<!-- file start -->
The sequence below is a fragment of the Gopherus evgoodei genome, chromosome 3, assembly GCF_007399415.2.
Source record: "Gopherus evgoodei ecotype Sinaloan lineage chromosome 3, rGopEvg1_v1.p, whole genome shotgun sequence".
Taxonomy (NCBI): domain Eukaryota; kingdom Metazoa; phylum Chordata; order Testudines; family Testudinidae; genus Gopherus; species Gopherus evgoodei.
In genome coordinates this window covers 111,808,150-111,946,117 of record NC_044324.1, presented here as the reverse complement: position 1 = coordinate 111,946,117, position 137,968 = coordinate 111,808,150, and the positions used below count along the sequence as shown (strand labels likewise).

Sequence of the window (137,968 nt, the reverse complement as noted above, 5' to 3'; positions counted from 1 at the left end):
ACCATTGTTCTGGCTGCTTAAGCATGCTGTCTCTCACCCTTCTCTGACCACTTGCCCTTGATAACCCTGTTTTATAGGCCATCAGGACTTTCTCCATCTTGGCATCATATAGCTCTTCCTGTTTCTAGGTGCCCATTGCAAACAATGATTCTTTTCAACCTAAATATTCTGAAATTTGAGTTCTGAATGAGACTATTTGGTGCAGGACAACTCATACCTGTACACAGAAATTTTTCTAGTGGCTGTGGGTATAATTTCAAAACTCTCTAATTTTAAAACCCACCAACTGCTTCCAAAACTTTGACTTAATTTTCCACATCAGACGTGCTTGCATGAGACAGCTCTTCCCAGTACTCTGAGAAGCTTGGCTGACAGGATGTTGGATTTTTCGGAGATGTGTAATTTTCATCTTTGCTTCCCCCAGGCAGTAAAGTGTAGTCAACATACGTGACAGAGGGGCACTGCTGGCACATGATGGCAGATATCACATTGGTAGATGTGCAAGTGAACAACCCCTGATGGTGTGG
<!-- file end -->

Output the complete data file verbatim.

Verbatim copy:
The sequence below is a fragment of the Gopherus evgoodei genome, chromosome 3, assembly GCF_007399415.2.
Source record: "Gopherus evgoodei ecotype Sinaloan lineage chromosome 3, rGopEvg1_v1.p, whole genome shotgun sequence".
Taxonomy (NCBI): domain Eukaryota; kingdom Metazoa; phylum Chordata; order Testudines; family Testudinidae; genus Gopherus; species Gopherus evgoodei.
In genome coordinates this window covers 111,808,150-111,946,117 of record NC_044324.1, presented here as the reverse complement: position 1 = coordinate 111,946,117, position 137,968 = coordinate 111,808,150, and the positions used below count along the sequence as shown (strand labels likewise).

Sequence of the window (137,968 nt, the reverse complement as noted above, 5' to 3'; positions counted from 1 at the left end):
ACCATTGTTCTGGCTGCTTAAGCATGCTGTCTCTCACCCTTCTCTGACCACTTGCCCTTGATAACCCTGTTTTATAGGCCATCAGGACTTTCTCCATCTTGGCATCATATAGCTCTTCCTGTTTCTAGGTGCCCATTGCAAACAATGATTCTTTTCAACCTAAATATTCTGAAATTTGAGTTCTGAATGAGACTATTTGGTGCAGGACAACTCATACCTGTACACAGAAATTTTTCTAGTGGCTGTGGGTATAATTTCAAAACTCTCTAATTTTAAAACCCACCAACTGCTTCCAAAACTTTGACTTAATTTTCCACATCAGACGTGCTTGCATGAGACAGCTCTTCCCAGTACTCTGAGAAGCTTGGCTGACAGGATGTTGGATTTTTCGGAGATGTGTAATTTTCATCTTTGCTTCCCCCAGGCAGTAAAGTGTAGTCAACATACGTGACAGAGGGGCACTGCTGGCACATGATGGCAGATATCACATTGGTAGATGTGCAAGTGAACAACCCCTGATGGTGTGG